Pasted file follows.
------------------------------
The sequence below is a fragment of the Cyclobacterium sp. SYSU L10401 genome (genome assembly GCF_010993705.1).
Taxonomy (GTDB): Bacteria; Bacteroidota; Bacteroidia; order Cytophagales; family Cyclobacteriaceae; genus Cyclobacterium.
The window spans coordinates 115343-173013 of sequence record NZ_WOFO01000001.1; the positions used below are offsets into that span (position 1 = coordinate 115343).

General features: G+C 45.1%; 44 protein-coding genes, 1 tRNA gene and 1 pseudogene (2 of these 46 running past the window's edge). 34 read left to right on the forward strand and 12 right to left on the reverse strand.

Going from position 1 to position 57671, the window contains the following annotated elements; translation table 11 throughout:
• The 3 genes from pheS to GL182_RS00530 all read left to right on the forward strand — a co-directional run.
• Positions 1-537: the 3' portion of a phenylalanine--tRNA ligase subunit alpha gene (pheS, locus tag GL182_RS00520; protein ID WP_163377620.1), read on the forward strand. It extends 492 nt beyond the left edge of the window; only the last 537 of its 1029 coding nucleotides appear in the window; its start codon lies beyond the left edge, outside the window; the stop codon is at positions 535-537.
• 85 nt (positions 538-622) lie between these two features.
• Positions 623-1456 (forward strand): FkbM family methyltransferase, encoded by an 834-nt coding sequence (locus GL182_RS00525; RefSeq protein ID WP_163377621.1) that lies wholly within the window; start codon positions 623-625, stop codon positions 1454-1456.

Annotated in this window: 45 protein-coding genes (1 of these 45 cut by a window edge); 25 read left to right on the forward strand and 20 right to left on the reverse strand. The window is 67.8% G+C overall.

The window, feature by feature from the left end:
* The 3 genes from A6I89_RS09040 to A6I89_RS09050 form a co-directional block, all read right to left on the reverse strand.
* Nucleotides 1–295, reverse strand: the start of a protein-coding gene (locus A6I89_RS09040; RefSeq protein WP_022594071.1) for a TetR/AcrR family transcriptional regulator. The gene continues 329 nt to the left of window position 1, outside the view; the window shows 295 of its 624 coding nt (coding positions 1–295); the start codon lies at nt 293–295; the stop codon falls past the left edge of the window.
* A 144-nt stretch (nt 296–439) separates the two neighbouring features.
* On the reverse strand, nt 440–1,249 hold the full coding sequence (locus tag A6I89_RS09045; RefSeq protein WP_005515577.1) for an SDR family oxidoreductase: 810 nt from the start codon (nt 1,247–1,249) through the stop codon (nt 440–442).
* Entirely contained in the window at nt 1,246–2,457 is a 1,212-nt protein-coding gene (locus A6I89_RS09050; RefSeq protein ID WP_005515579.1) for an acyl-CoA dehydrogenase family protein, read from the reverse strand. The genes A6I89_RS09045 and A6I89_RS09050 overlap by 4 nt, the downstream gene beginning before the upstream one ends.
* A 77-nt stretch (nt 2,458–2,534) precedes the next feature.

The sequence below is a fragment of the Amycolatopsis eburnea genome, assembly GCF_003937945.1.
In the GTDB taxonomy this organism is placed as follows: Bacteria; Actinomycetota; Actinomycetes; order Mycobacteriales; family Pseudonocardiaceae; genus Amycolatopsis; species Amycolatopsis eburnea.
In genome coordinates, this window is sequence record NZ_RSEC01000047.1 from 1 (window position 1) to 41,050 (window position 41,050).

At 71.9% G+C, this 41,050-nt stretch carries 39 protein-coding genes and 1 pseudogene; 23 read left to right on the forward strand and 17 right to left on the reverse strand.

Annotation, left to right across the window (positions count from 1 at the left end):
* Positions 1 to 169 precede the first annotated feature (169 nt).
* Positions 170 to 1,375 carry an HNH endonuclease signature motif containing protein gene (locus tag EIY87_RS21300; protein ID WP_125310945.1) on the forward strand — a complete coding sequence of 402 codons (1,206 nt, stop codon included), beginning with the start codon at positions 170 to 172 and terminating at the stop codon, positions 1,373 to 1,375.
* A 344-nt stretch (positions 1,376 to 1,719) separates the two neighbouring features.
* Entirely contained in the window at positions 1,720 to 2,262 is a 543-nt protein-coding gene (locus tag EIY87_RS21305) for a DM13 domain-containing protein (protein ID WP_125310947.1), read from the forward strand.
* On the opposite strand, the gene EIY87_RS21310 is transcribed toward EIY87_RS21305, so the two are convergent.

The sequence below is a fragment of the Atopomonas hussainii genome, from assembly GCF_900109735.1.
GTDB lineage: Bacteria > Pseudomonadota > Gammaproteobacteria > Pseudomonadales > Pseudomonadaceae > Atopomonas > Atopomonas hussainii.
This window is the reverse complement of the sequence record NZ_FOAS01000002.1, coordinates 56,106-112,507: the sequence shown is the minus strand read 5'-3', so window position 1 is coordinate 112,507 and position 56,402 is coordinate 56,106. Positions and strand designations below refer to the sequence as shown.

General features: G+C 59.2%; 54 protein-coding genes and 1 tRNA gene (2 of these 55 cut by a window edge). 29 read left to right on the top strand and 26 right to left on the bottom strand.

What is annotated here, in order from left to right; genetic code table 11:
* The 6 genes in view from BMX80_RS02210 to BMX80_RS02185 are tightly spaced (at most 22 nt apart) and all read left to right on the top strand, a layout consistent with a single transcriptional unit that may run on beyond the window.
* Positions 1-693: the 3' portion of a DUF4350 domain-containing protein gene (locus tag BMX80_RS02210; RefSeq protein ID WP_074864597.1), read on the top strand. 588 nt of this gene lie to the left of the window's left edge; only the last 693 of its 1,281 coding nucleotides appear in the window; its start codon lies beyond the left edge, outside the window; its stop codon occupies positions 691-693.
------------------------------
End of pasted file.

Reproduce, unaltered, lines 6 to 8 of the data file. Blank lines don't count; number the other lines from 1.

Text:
• The 3 genes from pheS to GL182_RS00530 all read left to right on the forward strand — a co-directional run.
• Positions 1-537: the 3' portion of a phenylalanine--tRNA ligase subunit alpha gene (pheS, locus tag GL182_RS00520; protein ID WP_163377620.1), read on the forward strand. It extends 492 nt beyond the left edge of the window; only the last 537 of its 1029 coding nucleotides appear in the window; its start codon lies beyond the left edge, outside the window; the stop codon is at positions 535-537.
• 85 nt (positions 538-622) lie between these two features.